Fried Rice & Chicken
Having Little Freddie King's Orleans' recordings made available again will certainly be welcome by fans of the Crescent City's down-home blues performer. He was 55 in 1995, the year Orleans Records released 'Swamp Boogie,' that was his first album. For much of his career, he played hole-in-the-wall bar gigs in New Orleans, as a sideman for John "Harmonica" Williams, Polka Dot Slim, Bill "Boogie Bill" Webb and "Brother" Percy Randolph. Gary Rouzan brought him to Carlo Ditta and Ditta put together a session of sympathetic players including bassists Earl Stanley (famous for the local classic "Pass the Hatchet"), Robert Wilson and Jason Sipher; drummers Kerry Brown and Bradley Wisham; and organist and pianist "Crazy" Rick Allen. The first six sides of this 11 track CD (and side A of the vinyl LP) are from this session. The last five are live recordings issued initially King's in-concert album "Sing Sang Sung," released in 2000 with his longtime drummer "Wacko" Wade Wright; bassist Anthony Anderson, bass; and harmonica player Bobby Lewis Titullio. There are also recordings from two 1999 shows at the Dream Palace on Frenchmen Street.
Little Freddie King, unlike his namesake, was no virtuoso nor would one call him a great singer, but his exuberance and simple, straight-forward approach provide plenty for a listener (or someone at his shows to enjoy) as he plays driving, danceable songs with plenty of honesty and fervor. Jimmy Reed and the swamp blues tradition of Baton Rouge may be a source of his musical inspirations, but Freddie King's recordings is another one.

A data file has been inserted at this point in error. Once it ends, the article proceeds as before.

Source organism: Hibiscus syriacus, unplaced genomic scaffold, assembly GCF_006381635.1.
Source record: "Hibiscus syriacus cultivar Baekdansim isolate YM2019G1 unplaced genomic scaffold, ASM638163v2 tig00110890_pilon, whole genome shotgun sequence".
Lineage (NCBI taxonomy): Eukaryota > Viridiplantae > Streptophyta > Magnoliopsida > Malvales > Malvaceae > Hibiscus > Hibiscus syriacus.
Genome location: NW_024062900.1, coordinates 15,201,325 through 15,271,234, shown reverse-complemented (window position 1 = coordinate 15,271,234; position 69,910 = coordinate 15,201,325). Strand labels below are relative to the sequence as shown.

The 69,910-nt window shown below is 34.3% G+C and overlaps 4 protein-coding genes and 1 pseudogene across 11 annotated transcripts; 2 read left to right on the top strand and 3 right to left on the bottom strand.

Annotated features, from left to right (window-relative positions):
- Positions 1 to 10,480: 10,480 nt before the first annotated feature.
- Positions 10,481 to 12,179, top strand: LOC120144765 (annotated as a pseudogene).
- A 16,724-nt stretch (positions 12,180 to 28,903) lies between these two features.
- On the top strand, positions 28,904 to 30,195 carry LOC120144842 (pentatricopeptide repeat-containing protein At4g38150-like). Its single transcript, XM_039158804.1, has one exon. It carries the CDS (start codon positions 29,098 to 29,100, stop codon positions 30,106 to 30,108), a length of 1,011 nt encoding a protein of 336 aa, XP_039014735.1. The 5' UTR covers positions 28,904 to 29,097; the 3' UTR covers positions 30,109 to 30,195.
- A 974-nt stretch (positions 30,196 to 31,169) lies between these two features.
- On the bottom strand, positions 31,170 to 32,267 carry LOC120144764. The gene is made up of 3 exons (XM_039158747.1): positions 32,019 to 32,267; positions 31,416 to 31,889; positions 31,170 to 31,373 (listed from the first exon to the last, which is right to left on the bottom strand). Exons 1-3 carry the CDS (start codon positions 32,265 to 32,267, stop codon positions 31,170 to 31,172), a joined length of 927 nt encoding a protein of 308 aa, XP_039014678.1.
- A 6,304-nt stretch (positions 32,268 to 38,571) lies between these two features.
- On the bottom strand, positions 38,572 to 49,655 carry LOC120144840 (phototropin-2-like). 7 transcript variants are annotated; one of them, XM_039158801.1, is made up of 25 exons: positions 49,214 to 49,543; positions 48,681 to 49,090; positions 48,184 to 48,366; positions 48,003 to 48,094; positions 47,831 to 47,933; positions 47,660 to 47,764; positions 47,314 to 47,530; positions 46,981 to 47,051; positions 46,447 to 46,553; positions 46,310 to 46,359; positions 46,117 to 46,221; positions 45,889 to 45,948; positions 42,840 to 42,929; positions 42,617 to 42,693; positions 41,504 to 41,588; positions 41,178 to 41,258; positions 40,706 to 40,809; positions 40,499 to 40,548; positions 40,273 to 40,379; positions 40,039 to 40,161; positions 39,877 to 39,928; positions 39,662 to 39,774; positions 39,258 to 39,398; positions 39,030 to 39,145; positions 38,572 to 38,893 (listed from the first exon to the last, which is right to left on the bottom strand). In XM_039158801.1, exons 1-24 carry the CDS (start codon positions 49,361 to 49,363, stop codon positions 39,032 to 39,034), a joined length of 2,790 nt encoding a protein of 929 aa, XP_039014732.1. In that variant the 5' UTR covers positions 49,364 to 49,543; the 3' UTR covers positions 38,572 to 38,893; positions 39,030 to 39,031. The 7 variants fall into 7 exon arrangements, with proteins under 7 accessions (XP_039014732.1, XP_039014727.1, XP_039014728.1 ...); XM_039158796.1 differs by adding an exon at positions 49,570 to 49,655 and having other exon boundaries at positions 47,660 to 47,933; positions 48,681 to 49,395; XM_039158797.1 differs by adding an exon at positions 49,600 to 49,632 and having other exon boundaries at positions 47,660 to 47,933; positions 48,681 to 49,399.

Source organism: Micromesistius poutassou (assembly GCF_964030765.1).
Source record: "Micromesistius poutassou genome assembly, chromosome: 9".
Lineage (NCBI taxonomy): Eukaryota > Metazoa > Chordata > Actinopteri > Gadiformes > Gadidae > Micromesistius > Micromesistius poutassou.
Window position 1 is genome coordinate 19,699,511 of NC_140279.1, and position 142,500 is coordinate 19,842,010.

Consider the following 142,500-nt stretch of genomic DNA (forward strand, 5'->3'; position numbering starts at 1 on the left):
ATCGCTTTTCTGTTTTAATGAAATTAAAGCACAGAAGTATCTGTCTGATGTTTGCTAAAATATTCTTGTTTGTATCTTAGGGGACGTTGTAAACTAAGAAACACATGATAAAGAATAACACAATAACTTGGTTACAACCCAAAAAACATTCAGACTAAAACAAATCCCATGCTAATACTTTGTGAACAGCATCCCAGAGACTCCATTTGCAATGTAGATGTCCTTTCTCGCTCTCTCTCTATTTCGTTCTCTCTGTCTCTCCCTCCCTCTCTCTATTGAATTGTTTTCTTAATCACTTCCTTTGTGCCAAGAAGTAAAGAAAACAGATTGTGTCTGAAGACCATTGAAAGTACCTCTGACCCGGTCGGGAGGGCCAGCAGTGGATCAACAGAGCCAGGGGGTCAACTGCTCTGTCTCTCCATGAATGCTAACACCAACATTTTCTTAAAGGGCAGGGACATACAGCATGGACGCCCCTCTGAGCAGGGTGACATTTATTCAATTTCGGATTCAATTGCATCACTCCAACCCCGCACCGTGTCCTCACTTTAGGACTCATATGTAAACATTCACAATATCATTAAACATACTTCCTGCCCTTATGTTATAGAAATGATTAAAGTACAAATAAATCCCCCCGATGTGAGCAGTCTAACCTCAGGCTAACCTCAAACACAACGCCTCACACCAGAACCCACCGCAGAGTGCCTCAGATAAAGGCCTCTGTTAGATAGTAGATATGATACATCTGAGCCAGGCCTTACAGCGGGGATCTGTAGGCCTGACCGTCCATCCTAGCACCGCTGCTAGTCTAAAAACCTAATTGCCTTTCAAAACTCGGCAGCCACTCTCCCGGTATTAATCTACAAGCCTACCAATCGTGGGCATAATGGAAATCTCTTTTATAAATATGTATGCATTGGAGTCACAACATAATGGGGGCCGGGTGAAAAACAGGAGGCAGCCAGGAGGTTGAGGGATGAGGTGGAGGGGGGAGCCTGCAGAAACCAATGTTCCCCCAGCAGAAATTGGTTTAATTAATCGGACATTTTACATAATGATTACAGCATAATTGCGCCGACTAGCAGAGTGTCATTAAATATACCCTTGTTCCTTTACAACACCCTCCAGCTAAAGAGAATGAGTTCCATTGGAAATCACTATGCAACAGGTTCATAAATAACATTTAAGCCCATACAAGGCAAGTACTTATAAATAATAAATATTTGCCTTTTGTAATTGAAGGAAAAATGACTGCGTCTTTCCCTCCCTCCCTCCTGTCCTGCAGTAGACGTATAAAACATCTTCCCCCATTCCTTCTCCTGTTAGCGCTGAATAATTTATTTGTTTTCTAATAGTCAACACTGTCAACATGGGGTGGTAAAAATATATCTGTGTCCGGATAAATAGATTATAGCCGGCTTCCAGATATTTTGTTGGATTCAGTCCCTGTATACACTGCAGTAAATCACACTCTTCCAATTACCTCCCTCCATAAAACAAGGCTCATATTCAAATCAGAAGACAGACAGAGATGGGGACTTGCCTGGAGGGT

Of the eleven tracks, there are six instrumentals starting with the opening "Cleo's Back." Of interest is "The Great Chinese," which starts off as a cover of "Tequila," but only takes off from the first bars of that classic. There is a twangy rendition of "Cotton Fields Back Home, "titled "Kinky Cotton Fields." The live tracks open with "Sing, Sang, Sung," a retitled rendition of Freddie King's " Sen-sa-shun," which itself is an instrumental version of "Got My Mojo Working." Another nod to the Texas Cannonball (Freddie King) is "Hideaway."
The vocals include a nice slow blues "Mean Little Woman," a credible "What'd I Say," and the swamp blues styled "I Used To Be Down," with its Jimmy Reed's touches and it incorporates Reed's "Down in Virginia." There is a tinge of funk on "Do She Ever Think of Me" as he wonders if she ever thinks about poor Freddie and a Jimmy Reed cover, "Honest I Do."
The album closes with "Bad Chicken," a tune he continues to play today with his chicken scratching guitar. It concludes a welcome release that brings together the best of his Orleans recordings that displays the simple exuberant blues he so capably still plays.
I received my review copy from a publicist. Here is Little Freddie King performing.